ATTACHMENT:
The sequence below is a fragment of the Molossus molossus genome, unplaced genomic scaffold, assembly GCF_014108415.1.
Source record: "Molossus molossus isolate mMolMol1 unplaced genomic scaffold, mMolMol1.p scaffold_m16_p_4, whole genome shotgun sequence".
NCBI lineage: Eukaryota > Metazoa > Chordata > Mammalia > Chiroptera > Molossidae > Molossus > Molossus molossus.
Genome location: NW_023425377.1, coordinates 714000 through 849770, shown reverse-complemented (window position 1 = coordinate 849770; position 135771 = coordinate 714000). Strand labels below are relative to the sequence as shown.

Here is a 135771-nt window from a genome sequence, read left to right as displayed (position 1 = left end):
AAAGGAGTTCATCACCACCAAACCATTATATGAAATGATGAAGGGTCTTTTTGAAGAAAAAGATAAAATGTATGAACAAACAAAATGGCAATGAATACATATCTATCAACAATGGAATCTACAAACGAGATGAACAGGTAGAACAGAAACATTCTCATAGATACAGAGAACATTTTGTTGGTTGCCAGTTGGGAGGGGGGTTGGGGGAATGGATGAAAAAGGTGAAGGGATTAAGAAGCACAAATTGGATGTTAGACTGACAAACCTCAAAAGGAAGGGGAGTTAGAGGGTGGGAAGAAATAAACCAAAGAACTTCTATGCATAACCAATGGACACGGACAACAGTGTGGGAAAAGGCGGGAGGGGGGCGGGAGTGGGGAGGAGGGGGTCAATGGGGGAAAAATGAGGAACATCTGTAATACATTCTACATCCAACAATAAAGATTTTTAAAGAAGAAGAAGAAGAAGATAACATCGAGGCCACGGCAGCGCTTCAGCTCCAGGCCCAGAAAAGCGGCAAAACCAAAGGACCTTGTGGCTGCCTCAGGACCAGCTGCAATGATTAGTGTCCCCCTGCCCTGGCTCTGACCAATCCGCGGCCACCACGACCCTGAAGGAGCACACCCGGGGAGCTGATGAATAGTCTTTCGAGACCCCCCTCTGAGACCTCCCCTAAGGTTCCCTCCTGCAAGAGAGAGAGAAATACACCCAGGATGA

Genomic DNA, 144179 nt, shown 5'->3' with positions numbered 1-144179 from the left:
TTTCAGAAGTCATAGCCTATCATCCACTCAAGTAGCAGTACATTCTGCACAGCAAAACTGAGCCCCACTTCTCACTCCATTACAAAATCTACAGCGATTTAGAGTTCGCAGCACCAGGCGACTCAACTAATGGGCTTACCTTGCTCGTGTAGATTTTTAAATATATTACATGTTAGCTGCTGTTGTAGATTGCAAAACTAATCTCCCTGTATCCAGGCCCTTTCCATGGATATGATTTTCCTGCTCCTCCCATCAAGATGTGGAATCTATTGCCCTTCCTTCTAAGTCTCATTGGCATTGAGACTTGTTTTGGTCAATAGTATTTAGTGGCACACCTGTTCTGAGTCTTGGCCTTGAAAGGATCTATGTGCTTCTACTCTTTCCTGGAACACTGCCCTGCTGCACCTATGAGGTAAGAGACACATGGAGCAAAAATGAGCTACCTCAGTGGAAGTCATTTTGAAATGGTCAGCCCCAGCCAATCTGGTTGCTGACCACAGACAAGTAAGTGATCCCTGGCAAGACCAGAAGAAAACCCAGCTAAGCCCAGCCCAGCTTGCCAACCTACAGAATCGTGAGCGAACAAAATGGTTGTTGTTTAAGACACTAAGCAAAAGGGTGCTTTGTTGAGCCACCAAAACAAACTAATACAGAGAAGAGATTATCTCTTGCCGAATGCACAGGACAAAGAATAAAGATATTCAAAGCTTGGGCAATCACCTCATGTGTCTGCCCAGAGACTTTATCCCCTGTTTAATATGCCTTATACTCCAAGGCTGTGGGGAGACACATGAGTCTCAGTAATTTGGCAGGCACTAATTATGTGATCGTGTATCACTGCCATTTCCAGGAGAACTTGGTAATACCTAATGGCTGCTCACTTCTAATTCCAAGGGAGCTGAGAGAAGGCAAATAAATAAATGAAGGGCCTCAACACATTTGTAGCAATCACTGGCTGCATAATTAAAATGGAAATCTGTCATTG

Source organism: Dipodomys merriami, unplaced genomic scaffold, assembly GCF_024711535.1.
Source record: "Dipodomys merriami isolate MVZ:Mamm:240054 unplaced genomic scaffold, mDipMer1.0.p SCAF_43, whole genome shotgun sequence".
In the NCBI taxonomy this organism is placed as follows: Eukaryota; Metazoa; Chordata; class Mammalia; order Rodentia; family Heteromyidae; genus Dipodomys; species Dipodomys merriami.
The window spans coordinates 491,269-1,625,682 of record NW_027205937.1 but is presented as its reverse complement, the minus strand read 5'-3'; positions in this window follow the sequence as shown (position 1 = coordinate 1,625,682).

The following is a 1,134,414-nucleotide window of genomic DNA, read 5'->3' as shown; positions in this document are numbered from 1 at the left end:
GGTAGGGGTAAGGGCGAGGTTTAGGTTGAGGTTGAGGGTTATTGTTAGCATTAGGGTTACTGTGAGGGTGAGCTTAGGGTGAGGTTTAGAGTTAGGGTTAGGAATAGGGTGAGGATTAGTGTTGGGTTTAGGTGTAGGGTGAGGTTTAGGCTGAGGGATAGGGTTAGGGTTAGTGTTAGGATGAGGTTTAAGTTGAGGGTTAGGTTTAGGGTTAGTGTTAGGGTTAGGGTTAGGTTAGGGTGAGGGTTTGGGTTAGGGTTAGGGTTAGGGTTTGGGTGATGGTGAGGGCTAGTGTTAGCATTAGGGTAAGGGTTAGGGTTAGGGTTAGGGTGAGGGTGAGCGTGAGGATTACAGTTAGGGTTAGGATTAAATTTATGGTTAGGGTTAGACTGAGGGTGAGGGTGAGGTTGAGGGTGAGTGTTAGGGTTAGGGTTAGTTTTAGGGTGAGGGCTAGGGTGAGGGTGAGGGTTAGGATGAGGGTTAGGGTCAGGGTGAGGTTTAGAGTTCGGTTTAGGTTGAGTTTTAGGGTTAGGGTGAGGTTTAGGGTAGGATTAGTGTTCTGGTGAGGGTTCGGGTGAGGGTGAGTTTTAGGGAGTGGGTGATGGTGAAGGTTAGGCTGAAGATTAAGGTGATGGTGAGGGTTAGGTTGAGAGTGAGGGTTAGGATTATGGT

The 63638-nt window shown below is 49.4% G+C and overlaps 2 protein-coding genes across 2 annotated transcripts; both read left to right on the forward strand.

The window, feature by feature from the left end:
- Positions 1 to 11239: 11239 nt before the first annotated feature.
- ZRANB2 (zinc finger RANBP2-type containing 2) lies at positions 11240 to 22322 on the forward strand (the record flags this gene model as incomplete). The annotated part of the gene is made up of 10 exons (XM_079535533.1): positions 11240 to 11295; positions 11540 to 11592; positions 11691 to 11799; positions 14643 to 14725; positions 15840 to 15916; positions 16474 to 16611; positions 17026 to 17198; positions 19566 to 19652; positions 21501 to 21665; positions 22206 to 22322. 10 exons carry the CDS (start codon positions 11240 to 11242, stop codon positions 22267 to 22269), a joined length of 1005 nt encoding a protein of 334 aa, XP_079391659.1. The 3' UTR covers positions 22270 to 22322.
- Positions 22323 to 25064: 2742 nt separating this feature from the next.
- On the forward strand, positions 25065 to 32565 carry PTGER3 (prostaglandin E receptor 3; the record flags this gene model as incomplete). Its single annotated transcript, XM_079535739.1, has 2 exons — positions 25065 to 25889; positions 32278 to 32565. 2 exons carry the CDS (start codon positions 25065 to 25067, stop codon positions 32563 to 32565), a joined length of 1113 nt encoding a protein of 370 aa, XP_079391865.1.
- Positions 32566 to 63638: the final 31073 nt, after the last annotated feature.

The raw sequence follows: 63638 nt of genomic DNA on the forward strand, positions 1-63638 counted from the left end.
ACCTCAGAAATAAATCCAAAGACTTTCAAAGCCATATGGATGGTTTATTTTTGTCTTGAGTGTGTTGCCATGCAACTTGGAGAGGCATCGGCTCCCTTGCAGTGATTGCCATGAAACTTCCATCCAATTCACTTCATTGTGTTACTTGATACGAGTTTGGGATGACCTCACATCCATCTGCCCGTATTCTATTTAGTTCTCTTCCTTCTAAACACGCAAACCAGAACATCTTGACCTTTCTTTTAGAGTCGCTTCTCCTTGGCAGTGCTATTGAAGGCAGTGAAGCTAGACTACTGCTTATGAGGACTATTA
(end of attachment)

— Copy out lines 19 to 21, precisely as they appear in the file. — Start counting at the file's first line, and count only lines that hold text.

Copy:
- Positions 22323 to 25064: 2742 nt separating this feature from the next.
- On the forward strand, positions 25065 to 32565 carry PTGER3 (prostaglandin E receptor 3; the record flags this gene model as incomplete). Its single annotated transcript, XM_079535739.1, has 2 exons — positions 25065 to 25889; positions 32278 to 32565. 2 exons carry the CDS (start codon positions 25065 to 25067, stop codon positions 32563 to 32565), a joined length of 1113 nt encoding a protein of 370 aa, XP_079391865.1.
- Positions 32566 to 63638: the final 31073 nt, after the last annotated feature.